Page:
By: Miriam Thimm-Kelle | Published Thursday, November 17, 2011
The writer lives in Beatrice, Neb.
In 1985, my brother, James Thimm, was murdered. To be more accurate, he was brutally tortured to death.
When Michael Ryan went on trial for taking Jim away from us, I supported the death penalty. I knew that’s what Michael Ryan deserved. I loved my brother so much, and I thought that whatever justice the state could offer to my family was justice we should have.
My son, Spencer, was an infant when his uncle died. Jim never met him. Spencer is now married and expecting his own child.
He has spent his entire life traveling back and forth to court, hearing the horrific facts of his uncle’s death over and over again. Every hearing, every appeal and every attempt to execute Michael Ryan put him prominently in the news.
I try to tell my son about his uncle, even though the media and the state, in effect, make Michael Ryan a household name while Jim remains in the background, practically forgotten. Every time state senators defend the use of the death penalty, they again recount the gruesome details of my brother’s murder to their advantage, with no regard for how it further traumatizes my family.
If Jim’s murderer had received life in prison without the possibility of parole over 25 years ago, we likely would never have heard Michael Ryan’s name or seen his face again. We would have been able to mourn Jim’s loss as a family and recount our positive memories of him together.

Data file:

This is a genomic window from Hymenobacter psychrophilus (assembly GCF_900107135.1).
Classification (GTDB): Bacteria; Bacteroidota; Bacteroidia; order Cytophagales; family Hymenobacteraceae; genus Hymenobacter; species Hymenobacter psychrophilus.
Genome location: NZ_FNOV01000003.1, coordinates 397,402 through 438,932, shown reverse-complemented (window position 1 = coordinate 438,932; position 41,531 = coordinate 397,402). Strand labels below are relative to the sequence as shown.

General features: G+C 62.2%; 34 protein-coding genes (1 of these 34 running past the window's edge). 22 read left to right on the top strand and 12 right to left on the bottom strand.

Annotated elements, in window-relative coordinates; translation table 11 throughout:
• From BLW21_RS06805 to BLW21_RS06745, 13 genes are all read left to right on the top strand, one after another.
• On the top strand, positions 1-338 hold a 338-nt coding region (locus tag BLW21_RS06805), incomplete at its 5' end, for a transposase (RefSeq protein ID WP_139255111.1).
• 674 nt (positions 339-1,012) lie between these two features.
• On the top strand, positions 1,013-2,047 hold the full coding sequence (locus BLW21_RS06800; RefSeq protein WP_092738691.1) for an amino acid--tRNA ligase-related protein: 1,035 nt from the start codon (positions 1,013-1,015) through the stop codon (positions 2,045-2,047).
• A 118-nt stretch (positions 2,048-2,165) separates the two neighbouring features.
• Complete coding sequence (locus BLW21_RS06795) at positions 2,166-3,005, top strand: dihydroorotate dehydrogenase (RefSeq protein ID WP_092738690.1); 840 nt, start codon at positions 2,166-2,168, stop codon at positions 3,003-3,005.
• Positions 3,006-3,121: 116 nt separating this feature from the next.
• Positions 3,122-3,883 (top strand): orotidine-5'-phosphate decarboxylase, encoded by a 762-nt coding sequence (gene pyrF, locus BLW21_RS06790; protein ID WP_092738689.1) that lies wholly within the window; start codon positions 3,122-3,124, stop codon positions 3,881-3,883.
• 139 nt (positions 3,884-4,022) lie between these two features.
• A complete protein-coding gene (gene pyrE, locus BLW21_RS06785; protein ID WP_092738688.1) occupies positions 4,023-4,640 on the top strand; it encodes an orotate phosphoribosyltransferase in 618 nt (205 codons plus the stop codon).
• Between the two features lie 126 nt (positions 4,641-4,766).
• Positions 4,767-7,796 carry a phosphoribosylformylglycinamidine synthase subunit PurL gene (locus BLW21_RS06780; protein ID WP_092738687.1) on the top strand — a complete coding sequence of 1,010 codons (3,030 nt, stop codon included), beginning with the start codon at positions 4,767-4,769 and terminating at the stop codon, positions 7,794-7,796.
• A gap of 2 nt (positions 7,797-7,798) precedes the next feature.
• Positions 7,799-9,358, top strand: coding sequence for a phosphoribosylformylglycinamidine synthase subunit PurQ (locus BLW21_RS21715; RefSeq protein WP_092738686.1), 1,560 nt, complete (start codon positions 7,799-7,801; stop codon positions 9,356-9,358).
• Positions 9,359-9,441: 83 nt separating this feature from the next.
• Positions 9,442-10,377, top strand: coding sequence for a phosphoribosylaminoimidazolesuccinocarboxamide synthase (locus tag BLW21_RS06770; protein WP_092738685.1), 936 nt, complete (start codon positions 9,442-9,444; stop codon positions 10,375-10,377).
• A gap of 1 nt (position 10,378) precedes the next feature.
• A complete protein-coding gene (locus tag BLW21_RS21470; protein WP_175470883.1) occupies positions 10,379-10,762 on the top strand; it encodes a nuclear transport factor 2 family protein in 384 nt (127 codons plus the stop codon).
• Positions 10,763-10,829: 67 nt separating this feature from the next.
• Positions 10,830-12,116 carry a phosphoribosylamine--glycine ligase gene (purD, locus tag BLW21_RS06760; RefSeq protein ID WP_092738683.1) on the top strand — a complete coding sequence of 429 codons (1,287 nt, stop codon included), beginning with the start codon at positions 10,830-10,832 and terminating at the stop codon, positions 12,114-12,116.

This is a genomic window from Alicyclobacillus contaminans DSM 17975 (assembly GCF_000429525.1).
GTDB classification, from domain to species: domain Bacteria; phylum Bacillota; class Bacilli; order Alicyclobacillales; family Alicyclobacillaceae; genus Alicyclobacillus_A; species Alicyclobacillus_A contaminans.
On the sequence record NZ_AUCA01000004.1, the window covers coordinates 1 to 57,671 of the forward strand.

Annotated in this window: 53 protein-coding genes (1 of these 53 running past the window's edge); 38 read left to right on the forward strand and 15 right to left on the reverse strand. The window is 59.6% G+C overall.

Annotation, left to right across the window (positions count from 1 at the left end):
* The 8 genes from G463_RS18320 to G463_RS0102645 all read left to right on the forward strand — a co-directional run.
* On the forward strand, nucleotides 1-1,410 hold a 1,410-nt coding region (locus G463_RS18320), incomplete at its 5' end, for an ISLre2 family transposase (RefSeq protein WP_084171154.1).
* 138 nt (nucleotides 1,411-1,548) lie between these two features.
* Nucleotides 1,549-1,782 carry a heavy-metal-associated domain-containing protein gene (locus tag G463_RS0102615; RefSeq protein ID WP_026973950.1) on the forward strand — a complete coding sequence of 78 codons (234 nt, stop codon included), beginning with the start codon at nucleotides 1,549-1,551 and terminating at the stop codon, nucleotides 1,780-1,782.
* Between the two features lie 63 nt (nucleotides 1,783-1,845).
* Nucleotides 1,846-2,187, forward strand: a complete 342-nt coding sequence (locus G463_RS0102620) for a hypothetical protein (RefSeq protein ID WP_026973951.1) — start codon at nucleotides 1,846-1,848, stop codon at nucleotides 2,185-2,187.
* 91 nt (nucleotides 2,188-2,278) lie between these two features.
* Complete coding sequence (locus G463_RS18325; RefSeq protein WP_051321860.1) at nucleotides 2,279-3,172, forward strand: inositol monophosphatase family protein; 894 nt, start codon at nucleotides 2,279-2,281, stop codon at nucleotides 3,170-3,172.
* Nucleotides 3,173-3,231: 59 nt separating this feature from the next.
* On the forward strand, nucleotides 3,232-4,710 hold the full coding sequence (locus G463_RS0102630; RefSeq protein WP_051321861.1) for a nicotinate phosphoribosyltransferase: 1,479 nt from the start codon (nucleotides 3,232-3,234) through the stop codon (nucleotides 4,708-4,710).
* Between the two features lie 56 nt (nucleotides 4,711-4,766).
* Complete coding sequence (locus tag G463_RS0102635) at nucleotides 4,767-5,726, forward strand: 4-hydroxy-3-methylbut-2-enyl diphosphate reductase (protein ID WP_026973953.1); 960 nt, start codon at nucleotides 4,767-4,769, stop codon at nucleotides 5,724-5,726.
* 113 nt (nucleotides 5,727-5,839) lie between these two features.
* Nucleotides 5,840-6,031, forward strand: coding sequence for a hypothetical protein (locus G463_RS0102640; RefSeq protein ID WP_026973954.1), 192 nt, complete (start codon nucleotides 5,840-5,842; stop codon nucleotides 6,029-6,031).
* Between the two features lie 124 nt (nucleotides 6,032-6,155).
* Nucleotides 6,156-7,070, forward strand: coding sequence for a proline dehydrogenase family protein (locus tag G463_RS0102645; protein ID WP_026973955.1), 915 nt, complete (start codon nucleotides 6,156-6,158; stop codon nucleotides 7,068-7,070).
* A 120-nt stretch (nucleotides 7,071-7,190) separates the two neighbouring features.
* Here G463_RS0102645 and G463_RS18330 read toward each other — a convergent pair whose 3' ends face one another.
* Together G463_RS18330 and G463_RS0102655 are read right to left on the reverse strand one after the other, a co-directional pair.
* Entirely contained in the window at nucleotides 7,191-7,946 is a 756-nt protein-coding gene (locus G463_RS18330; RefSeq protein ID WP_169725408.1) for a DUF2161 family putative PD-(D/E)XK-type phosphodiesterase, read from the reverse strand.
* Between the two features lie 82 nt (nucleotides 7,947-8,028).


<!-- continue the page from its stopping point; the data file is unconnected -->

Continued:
For a while I wondered if this long, horrible process was unique to Nebraska’s system, until I got involved with national support groups for victims. One of the most troubling things I’ve seen is that states spend an enormous amount of money, time and resources trying to pursue executions while providing virtually no support services to families of victims.
Families all over the country report financial problems because they cannot afford the funeral arrangements, necessary counseling services and other costs incurred after a traumatic loss, while the state spends millions of dollars to get one execution.
States that study the true cost of the death penalty system are finding it costs three times as much to pursue the death penalty as it does to keep offenders in prison for life.
These enormous amounts of money could be used for support services for victims and to give law enforcement the necessary resources to solve cold cases and prevent violent crimes.
I am tired of reliving the horror over and over and watching my family suffer through this.
I am tired of my brother being forgotten and seeing his killer’s name and face in the news.
I am tired of watching other families struggle to find the support they need, while politicians use their cases to support the death penalty.
Enough is enough. The death penalty is not worth it. Lock them up, throw away the key and leave my family and me in peace.